Here’s the kicker. If the Dolphins decide before April 2, 2011 that Marshall isn’t who they thought he was, they can walk away, possibly without paying Marshall another penny. Prior to April 2, 2011, he has only $3 million in future guaranteed money that already has been unlocked. But the contract contains offset language; if they cut him and someone else pays him $3 million in 2011, the Dolphins are off the hook for the balance of the contract.
And even if the Dolphins pay a $3 million option bonus due on April 2, 2011, guaranteed base salaries of $6.5 million in 2011 and $6 million in 2012 (he also has $3 million in non-guaranteed base pay in 2012) can be nullified if Marshall is suspended by the league.
So, for now, the only guaranteed money is $12.5 million, with an offset for up to $3 million. If the Dolphins decided to keep him past April 2, 2011, another $9.5 million in guaranteed base salaries will be available — as long as Marshall stays out of trouble.
These facts are another reason why it’s always dangerous to accept at face value the numbers that the player’s camp begins to parrot as soon as the deal is signed.
The problem is that the agent has an incentive to get a skewed version of the contract into the media, the team rarely is willing to say anything that would dampen the “highest paid player!” parade, and the reporter who gets the information often is so determined to be first that the question of whether or not the information is accurate often gets lost in the shuffle. (And, yes, we’ve done that once or twice — and we hope that we have learned from it.)
Continuing a recent trend, another restricted free agent has signed his tender offer.
The Chargers have announced that tackle Jeromey Clary has signed his one-year, $1.684 million contract.
The four-year veteran appeared in 10 games (with 10 starts) in 2009. In 2008, he started every game. Clarey was a sixth-round pick in the 2006 draft.
Though it’s good news for the Chargers, bigger-name players like linebacker Shawne Merriman, receiver Vincent Jackson, and left tackle Marcus McNeill remain unsigned.
The Falcons announced the signings of four restricted free agents Thursday.
Tackle Tyson Clabo, guard Harvey Dahl, guard Quinn Ojinnaka, and running back Jason Snelling are all back aboard on one-year contracts.
Snelling proved last year he can be a quality backup running back. Clabo and Dahl are both good run-blockers, but Dahl is coming off an injury-plagued year.
Add Bengals linebacker Brandon Johnson to the gang of restricted free agents that finally signed their tender on tax day.
Johnson will make $1.759 million contract as the team’s utility backup linebacker after signing Thursday. He played very well last year when given the chance, and started in the postseason.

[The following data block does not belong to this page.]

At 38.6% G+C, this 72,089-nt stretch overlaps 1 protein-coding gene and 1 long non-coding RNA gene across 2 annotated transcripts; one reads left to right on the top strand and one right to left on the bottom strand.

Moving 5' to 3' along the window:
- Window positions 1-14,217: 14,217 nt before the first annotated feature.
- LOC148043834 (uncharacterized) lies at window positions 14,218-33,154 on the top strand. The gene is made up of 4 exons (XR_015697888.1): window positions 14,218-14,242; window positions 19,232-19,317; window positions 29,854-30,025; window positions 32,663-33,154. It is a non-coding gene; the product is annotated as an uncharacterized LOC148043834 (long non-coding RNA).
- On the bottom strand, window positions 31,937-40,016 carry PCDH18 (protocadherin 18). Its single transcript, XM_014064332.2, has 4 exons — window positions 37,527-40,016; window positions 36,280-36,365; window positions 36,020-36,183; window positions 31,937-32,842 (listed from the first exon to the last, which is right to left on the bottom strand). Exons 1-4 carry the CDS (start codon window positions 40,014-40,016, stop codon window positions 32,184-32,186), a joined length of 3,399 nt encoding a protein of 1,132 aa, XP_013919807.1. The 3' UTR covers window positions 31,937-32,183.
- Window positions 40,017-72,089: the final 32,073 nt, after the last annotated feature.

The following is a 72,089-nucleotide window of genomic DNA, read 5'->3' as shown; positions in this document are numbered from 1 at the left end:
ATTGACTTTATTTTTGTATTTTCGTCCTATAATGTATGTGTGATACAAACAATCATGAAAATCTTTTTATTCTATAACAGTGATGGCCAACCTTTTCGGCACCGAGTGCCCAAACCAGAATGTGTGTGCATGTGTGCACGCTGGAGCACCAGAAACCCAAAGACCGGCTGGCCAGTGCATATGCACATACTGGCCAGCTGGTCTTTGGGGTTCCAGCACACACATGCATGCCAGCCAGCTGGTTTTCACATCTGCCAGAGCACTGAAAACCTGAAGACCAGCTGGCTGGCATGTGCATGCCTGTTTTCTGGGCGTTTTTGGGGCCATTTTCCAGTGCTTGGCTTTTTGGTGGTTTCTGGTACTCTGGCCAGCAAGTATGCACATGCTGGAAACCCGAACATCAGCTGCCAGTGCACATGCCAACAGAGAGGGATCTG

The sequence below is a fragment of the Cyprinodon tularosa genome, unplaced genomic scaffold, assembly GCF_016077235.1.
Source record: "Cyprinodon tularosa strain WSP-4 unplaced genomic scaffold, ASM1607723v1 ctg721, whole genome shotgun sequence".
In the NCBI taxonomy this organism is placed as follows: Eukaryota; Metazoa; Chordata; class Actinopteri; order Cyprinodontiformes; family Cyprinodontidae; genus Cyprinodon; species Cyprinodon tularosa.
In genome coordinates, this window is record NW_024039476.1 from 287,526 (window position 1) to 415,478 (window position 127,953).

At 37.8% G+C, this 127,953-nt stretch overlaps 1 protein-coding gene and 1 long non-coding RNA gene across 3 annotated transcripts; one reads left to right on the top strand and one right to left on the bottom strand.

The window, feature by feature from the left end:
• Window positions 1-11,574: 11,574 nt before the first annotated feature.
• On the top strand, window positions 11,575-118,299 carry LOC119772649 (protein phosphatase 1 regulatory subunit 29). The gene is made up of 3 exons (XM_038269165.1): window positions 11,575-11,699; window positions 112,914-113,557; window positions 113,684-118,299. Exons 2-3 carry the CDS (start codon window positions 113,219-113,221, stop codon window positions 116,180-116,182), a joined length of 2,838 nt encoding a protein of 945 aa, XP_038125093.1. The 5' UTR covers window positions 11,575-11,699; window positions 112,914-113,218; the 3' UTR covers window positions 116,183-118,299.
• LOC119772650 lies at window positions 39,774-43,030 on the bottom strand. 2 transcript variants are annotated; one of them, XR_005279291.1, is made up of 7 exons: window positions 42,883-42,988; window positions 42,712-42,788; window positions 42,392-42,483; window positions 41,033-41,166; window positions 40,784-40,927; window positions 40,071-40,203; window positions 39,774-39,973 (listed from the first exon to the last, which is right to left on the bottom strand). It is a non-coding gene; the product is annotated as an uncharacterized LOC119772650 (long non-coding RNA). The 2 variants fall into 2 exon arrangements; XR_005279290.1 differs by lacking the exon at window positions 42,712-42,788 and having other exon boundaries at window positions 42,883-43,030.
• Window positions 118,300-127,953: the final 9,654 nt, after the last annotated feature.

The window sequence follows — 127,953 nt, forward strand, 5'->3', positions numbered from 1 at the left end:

He will back up Keith Rivers on the weak side of the defense.
Collins is due $5.5 million this year, which seems prohibitive for a backup. Coach Jeff Fisher indicated that money is not a concern, and Collins remains his No. 2 quarterback.
“Vince [Young] is the 1, Kerry is the 2 and Chris [Simms] is the No. 3,” Fisher told the Tennessean recently.
Kerry Collins has been absent from Tennessee’s offseason conditioning
program, but Fisher says Collins is slated to be at the team’s OTAs later in the month. It sounds like the team won’t ask him to take a pay cut.
The Titans are scheduled to pay Collins and Young $17.25 million combined in 2010.
The Eagles have announced that guard Max Jean-Gilles has inked his one-year restricted free agency tender, placing him under contract for the 2010 season.
Jean-Gilles, a fourth-round pick in 2006, has been a key reserve for the team, picking up 10 starts in 2008 and five in 2009 due to injury.
The former Georgia standout was tendered at the level of his original draft position.
The periods for restricted free agents to sign offer sheets with other teams ends today. There’s no reason to believe that any offer sheets will be signed; only one has been executed to date.
Benson’s contract runs out at the end of 2010, and Joe Reedy of the Cincinnati Enquirer reports there is no update on talks of a possible extension. Benson was philosophical on the issue.
“That would be a great thing. In this business everyone wants to get the
big one, the big check, Benson said. “We don’t work to not get paid so that would be a
blessing and that would be great. I would be grateful for something
like that to present itself I’d love for that happen but if it don’t it
will one day.”
The offense is built around Benson, but the Bengals shouldn’t be in a rush to pay him again. If Benson performs well again, they could place the franchise tag on him.
Benson is only 27 years old, but going year-to-year with any veteran back seems like the smart play.